In discussions with Croatian librarians working in special information environments, it became clear to me that, although geography separates us, we have many of the same concerns when it comes to providing services – adequate resources, both human and financial; adequate collections to meet information needs at all levels; and adequate professional development opportunities to keep up with the ever-changing nature of our work.

For example, in Croatian medical libraries, there is concern about adequately addressing the various levels of information needs for clinicians and patients.  With few exceptions, Croatian medical librarians and clinicians must be comfortable doing research in English-language resources, such as PubMed, EBSCO titles, Scopus, the Cochrane Library and others.  Patient libraries often consist of small collections of donated pleasure reading materials tucked away in dark corners of the hospital.  As in the US, it often falls to the public libraries to provide frontline consumer health information, computer training and health reference for the general public.

This was a once-in-a-lifetime chance to experience the multi-type library environments of Croatia, network with library professionals, and build opportunities for extended communication.  The trip was totally funded by the Croatian Library Association through the generosity of their federal government.

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New WeLead Class to be Selected Soon; Apply by January 31 to Be a Mentor or Protégé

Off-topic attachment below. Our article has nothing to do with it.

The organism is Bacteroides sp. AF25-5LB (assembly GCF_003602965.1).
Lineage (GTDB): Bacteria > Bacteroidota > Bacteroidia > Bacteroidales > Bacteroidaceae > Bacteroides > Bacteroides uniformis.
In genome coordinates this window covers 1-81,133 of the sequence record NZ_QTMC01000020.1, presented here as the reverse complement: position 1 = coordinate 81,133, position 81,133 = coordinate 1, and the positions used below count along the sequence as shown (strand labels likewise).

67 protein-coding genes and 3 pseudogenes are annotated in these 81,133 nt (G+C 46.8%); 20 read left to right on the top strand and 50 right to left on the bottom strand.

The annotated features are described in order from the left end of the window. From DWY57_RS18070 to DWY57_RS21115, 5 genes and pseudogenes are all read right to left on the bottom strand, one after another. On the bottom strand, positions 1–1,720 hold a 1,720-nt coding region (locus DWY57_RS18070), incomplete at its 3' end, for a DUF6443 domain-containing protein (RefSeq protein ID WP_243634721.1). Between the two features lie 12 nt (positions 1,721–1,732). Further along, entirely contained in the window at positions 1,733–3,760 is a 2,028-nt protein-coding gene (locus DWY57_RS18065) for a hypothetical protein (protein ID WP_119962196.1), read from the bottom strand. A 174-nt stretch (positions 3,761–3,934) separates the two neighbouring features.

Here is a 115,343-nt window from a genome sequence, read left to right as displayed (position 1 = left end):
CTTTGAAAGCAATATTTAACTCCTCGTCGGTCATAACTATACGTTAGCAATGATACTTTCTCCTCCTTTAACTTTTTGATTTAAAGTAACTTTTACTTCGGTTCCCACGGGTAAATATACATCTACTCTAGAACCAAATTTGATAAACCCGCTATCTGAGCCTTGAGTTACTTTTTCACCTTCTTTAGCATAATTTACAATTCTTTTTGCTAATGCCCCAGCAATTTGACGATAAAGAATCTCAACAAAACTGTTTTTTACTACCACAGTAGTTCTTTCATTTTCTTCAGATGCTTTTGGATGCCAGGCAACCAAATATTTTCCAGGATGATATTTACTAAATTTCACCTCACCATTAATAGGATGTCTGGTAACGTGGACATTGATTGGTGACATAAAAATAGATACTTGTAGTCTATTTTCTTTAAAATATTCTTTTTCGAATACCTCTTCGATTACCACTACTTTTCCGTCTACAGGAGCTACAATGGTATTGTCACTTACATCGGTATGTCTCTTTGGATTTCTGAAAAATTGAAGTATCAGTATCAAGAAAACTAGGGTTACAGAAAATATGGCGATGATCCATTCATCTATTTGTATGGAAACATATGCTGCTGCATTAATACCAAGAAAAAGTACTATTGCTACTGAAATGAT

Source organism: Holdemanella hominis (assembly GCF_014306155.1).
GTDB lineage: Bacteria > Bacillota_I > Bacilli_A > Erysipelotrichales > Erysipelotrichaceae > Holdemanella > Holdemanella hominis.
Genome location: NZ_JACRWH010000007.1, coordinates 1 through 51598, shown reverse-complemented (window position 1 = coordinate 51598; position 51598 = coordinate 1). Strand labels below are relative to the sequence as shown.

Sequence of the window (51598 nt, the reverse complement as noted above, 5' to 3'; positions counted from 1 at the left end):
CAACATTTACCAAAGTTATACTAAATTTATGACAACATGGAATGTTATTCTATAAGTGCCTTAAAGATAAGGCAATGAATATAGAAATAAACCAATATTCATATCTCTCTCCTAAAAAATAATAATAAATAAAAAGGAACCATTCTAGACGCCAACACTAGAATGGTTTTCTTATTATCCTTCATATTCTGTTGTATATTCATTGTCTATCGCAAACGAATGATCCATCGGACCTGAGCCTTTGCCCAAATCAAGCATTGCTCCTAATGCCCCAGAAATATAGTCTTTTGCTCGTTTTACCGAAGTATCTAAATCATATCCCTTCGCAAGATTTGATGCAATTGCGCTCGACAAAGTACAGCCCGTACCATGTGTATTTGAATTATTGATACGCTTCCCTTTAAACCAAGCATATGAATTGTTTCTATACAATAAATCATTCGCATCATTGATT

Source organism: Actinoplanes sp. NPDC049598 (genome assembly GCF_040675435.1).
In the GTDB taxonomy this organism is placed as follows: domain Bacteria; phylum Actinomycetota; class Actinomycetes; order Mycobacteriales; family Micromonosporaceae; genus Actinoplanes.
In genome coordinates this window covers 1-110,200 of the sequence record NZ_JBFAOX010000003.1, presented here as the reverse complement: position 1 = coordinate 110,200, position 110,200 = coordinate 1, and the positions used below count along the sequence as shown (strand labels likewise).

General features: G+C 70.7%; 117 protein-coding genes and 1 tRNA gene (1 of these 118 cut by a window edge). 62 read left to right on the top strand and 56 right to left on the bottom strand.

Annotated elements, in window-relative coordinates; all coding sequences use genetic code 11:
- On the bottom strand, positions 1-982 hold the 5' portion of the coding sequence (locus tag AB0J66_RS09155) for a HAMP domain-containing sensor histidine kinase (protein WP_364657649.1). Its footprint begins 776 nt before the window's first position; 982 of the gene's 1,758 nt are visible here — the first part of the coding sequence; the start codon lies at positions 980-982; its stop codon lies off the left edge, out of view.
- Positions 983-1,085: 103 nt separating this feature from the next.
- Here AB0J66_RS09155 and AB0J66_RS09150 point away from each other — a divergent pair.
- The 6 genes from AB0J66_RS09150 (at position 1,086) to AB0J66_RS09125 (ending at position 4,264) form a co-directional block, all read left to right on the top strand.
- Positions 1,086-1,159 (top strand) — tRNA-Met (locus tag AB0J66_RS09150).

We Lead, logo graphic

--Pamela O'Donnell, Chair, WeLead Task Force

WLA seeks a new class of "WeLead"ers (Wisconsin Emerging Librarians Exploring and Developing) to receive fabulous benefits while honing leadership skills and giving back to the association. The initiative, begun in 2005, is starting a new cycle. The WeLead Committee is accepting applications for three to five protégés. The protégés receive a one-year WLA membership, stipends to attend the WLA annual conference for three years, a stipend to attend one additional conference (WAAL, WAPL, WEMTA or SSS) during the three-year initiative, an appointment to a WLA committee, special leadership programming opportunities, and they are paired with a current leader within WLA to serve as their mentor. Mentors receive up to $125 per year to defray costs of attending the WLA Conference with their protégés.

WLA is supporting the protégés through generous contributions from WAAL, WAPL, Embury, Ltd. and the WLA Foundation. A sincere and hearty thank you to the WeLead contributors!